Section 2 of the Information Technology Act, 2000, hereinafter referred to as IT Act, defines an electronic record, which includes sound stored, received, or sent in an electronic form. Apart from this, Section 85 B of the Evidence Act deals with the law regarding the alteration of recorded electronic evidence. The authenticity and integrity of this electronic record are measured by a digital signature. This signature must be affixed to sign the record.

Besides this, Section 5 of the Telegraph Act provides the power for the Government to take possession of licensed telegraphs and to order interception of messages. This Section provides a right to the Central or the State government to procure telegraphs in the interest of public safety. Therefore, it can take hold of electronic messages in a public emergency.

Section 65B of the Evidence Act provides for the conditions of admissibility of electronic evidence, and it also provides that a certificate is necessary for its related admissibility. Under Indian law, an electronic record is defined under Section 2 (1) (t) of the IT Act.

Are call records admissible as evidence?

Irrefutably, electronic evidence in the form of call records is used widely in civil and criminal matters; however, its admissibility factor has always been a matter of debate. Section 65B of the Evidence Act, provides for the admissibility of electronic records. Notably, a speech documented without the unequivocal permission of at least one of the speakers is not legally valid. The evidentiary value, in any case, is the most important law behind developing the legality of the idea of presenting to the court a ‘digital’ form of evidence.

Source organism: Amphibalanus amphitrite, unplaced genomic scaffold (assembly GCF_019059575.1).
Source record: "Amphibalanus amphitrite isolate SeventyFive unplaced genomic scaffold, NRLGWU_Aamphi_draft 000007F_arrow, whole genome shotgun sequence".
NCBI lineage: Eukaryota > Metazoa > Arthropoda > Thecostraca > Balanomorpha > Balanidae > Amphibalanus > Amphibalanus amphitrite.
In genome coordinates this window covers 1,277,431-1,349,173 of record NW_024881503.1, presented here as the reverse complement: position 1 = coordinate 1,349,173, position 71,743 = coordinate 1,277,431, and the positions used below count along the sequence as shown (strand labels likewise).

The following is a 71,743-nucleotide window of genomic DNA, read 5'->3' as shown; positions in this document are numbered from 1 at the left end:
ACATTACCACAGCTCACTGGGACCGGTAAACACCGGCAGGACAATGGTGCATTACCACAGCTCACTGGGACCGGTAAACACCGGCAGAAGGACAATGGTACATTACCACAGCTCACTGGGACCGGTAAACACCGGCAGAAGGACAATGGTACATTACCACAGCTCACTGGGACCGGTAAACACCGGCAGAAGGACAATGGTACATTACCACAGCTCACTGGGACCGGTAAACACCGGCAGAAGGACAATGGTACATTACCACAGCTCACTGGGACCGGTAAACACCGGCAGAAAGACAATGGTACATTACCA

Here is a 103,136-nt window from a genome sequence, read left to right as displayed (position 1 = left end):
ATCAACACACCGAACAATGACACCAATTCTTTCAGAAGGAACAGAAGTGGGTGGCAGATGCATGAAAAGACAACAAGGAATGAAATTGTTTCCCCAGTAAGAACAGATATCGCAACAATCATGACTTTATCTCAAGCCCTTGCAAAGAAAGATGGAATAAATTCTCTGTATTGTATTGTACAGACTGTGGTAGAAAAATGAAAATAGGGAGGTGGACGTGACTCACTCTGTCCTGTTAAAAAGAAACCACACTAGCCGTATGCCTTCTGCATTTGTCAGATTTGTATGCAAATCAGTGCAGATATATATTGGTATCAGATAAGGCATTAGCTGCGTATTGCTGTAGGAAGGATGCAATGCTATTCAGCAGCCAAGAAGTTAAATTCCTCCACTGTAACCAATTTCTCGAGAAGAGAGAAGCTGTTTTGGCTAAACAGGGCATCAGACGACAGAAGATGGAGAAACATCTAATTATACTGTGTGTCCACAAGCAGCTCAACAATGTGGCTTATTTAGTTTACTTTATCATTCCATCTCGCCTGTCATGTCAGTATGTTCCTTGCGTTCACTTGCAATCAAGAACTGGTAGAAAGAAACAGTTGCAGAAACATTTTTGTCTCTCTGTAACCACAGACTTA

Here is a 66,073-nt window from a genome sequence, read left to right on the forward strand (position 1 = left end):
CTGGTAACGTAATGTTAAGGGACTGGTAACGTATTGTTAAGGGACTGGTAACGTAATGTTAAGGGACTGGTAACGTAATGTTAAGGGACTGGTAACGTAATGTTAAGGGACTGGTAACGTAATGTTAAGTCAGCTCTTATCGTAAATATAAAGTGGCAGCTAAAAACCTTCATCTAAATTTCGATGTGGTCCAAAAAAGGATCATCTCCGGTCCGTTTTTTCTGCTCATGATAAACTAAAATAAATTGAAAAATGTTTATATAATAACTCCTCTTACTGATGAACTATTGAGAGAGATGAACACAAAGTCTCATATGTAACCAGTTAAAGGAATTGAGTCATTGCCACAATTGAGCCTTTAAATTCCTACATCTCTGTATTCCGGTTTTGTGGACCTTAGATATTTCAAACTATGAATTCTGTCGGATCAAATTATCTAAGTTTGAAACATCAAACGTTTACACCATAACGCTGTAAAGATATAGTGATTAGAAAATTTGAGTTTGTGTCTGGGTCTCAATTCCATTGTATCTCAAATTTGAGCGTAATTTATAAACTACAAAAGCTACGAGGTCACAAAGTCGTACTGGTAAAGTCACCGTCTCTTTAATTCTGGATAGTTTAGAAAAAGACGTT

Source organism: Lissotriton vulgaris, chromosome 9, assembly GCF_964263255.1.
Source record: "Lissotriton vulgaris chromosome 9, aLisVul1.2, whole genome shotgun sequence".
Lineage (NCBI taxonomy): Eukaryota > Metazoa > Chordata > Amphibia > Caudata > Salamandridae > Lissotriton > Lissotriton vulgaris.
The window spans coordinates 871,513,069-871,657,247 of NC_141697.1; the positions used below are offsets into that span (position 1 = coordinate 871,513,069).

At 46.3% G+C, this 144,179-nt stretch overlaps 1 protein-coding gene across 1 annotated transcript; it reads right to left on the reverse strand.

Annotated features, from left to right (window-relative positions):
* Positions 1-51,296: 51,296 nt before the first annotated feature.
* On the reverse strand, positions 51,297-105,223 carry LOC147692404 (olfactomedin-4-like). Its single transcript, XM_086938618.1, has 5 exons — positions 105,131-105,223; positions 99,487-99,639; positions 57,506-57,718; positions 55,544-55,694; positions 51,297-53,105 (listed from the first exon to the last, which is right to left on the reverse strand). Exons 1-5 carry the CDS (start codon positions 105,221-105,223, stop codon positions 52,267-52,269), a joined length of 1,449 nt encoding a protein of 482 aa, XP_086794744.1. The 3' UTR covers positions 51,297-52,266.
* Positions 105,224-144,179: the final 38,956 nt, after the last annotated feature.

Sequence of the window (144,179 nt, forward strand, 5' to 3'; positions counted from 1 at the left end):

In R.M. Malkani Versus State of Maharashtra, 1973, the Hon’ble Supreme Court held that Article 21 was invoked by submitting that the privacy of the appellant’s conversation was invaded. Article 21 contemplates a procedure established by law concerning deprivation of life or personal liberty. The telephonic conversation of an innocent citizen will be protected by Courts against wrongful or high-handed interference by tapping the conversation. The protection is not for the guilty citizen against the efforts of the police to vindicate the law and prevent corruption of public servants. It must not be understood that the Courts will tolerate safeguards for the protection of the citizen to be imperilled by permitting the police to proceed by unlawful or irregular methods.

Conclusion: –